Market research firm comScore has published its latest US Smartphone Subscriber Market Share report, including some data points that we can use to gauge the opportunity ahead for the Apple Music streaming service.
According to comScore, in the second quarter of 2015, Apple accounted for 44.2% of American smartphone users. There are 191.4m of the latter, which indicates around 84.6m iPhone owners in the US, compared to Android’s market share of 51.4%, or 98.4m people.
A separate chart published alongside these figures breaks down the top smartphone apps in the US by their reach across iPhone and Android, led by Facebook’s 73.3% reach (so around 134.1m people – this isn’t 73.3% of the 191.4m total smartphone users, but 73.3% of the 183m iPhone and Android users).
14th place in the chart is occupied by Apple Music, which to save confusion, relates to Apple’s ‘Music’ app that’s preloaded on every iPhone, rather than the streaming service ‘Apple Music’.
According to comScore’s survey, Apple’s Music app has a 24.1% reach on iPhone and Android – 44.1m people who are all using it on iPhones, since it’s not available for Android.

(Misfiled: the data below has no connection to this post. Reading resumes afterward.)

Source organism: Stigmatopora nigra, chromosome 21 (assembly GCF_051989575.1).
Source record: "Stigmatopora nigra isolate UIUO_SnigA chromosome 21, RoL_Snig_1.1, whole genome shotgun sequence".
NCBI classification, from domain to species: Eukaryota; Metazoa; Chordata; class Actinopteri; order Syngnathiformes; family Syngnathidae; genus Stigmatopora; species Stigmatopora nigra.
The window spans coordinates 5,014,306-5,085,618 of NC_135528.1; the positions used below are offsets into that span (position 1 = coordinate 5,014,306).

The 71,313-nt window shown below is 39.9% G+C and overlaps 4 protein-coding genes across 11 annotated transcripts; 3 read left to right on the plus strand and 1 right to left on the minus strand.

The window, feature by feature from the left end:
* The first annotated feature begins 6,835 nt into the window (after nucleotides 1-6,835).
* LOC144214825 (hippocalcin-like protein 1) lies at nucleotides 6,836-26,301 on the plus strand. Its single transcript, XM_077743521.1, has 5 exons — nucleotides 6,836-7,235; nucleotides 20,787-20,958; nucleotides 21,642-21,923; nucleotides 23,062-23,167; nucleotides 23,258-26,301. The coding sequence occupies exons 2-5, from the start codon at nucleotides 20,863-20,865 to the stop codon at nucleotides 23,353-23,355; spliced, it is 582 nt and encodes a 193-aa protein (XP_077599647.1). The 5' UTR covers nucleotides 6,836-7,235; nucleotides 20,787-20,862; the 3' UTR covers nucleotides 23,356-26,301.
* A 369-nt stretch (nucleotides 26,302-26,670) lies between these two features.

In short, around 52% of iPhone owners are using the preloaded music app, and it’s those people who in theory are the obvious addressable base for the Apple Music streaming service. Although insert your own speculation here about how many of the remaining 48%, rather than not being music listeners, have ditched Apple’s app for Spotify, Pandora or other services.
Actually, some of those other services are in comScore’s chart too. YouTube, for example, is used by 59.3% of American iPhone and Android owners – around 108.5m people. Pandora is used by 43.9%, so around 80.3m people.
Spotify isn’t in the top 15, but that’s no surprise: 15th-ranked Snapchat has a 21.9% reach, so 40m American iPhone and Android owners. Spotify won’t be at that level any time soon.
Still, the key message from the comScore survey is that at least half of iPhone owners should be prompted to try Apple Music in its trial form – so those 11m early trial-members globally really was just the start.